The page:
The SFC reminded Hong Kong audit firms that accounting or audit working papers relating to work carried on by Hong Kong accounting firms should be produced to the SFC in response to requests made under the SFO, even if the requested documents were being held on behalf of Hong Kong auditors by their Mainland affiliates or agents. It was the obligation of the auditor to identify records held in the Mainland and to seek clearance for their production to the SFC.

A copy of the SFC’s press release can be downloaded via the link below:


Privacy Commissioner Revised Information Leaflet on Cloud Computing

The Office of the Privacy Commissioner for Personal Data (Privacy Commissioner) published a revised Information Leaflet on “cloud computing” (Information Leaflet) to advise cloud users on privacy concerns, the importance of fully assessing the benefits and risks of cloud services and the implications for safeguarding personal data privacy.

There is no universally accepted definition of cloud computing.  For the purpose of the Information Leaflet, it is referred to as a pool of on-demand, shared and configurable computing resources that can be rapidly provided to customers with minimal management efforts or service provider interaction.

The revised Information Leaflet contains the following two highlights:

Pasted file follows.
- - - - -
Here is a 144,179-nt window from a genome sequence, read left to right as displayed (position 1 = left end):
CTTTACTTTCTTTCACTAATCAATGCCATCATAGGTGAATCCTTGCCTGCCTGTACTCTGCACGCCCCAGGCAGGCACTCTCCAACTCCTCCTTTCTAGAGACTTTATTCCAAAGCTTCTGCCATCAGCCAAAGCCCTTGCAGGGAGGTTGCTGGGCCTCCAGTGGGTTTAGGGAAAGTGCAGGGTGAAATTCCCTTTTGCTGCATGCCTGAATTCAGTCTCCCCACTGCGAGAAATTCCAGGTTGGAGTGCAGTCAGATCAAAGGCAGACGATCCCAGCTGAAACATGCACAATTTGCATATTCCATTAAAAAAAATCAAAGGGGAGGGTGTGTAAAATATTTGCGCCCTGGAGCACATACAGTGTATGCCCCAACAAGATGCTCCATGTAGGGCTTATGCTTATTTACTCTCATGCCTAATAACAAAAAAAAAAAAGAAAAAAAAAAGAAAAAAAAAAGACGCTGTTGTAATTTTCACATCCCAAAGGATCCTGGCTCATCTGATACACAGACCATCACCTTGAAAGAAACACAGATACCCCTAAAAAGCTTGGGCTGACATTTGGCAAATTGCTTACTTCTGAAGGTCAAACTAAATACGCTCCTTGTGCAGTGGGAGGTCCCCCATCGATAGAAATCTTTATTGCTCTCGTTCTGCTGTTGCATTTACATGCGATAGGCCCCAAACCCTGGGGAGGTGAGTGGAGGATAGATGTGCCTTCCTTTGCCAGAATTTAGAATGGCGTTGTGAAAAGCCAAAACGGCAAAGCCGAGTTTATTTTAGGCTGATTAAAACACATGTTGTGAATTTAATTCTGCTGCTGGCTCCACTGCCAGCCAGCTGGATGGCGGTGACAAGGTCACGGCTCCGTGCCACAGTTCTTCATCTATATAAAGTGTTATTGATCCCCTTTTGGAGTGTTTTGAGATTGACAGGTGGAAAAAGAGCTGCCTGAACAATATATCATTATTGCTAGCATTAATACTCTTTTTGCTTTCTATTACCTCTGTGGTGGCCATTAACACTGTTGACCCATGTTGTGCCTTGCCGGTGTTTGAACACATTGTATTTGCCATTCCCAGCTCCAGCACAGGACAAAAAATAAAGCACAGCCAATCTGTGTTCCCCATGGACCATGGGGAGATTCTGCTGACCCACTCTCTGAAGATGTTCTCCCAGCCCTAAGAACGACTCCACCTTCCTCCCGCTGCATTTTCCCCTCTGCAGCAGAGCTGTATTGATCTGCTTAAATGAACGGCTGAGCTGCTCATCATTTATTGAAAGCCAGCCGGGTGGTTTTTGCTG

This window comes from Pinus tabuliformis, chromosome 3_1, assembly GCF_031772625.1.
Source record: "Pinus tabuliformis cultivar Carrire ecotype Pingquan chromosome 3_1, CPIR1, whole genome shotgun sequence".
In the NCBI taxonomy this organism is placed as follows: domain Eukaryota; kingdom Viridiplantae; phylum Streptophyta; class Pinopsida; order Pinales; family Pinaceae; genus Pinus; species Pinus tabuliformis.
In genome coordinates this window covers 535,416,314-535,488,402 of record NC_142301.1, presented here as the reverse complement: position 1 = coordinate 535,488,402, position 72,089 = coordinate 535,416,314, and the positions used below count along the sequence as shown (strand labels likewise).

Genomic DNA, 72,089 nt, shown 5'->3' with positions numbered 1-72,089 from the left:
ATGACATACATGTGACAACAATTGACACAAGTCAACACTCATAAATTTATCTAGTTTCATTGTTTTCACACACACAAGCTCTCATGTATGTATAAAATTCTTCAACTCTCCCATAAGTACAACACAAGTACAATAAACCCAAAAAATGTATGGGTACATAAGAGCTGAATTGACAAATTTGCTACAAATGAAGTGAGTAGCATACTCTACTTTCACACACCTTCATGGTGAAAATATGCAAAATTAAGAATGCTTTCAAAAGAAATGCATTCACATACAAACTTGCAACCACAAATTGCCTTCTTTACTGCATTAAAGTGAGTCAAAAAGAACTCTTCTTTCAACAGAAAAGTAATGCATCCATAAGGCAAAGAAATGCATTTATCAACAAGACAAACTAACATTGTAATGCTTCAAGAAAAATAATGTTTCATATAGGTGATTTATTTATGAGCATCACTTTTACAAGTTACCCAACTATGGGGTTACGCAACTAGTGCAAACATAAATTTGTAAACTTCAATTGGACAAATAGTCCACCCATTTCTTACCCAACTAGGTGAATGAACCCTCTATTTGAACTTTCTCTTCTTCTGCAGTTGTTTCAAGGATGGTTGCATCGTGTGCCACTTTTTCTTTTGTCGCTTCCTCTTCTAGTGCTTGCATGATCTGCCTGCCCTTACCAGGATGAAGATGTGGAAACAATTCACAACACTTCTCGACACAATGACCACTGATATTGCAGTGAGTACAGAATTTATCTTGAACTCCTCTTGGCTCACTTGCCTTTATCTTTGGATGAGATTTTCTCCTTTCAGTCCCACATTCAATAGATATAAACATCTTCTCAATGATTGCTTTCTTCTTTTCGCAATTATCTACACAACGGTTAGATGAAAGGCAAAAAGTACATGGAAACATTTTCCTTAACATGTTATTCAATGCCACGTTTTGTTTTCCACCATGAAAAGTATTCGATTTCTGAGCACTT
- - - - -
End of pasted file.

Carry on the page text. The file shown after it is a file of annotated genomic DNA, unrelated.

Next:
1. Advice to organisations (data users) on what assurance or support they should obtain from cloud service providers to protect the personal data entrusted to them, e.g.:< >For cloud providers that have data centres distributed across multiple jurisdictions, data users should choose cloud providers that would allow them to choose/specify locations/jurisdictions where there is adequate legal/regulatory privacy protection of personal data;For cloud providers that engage sub-contractors, data users should obtain formal contractual assurance from the cloud provider that the same level of protection (both technical and administrative) and compliance controls (monitoring and remedial actions) are equally applicable to their sub-contractors;For cloud providers that offer only standard services and contract terms, if the standard security level or the personal data protection commitment by the cloud provider fails to meet customer requirements, data users should ask for customised service/contract terms that meet such requirements;Data users must ensure that their contracts with the cloud providers allow their fulfilling obligations under the Personal Data (Privacy) Ordinance (including enabling customers to access their personal data, request correction or deletion, and resolve issues and complaints; limiting the use of personal data for the purpose  which the data was collected etc.); andData users should find ways to verify data protection and security commitments made by cloud providers.The implications of the first international standard, the “ISO 27018 Code of practice for personally identifiable information (PII) protection in public clouds acting as PII processors” on cloud computing.

A copy of the revised Information Leaflet can be downloaded via the link below: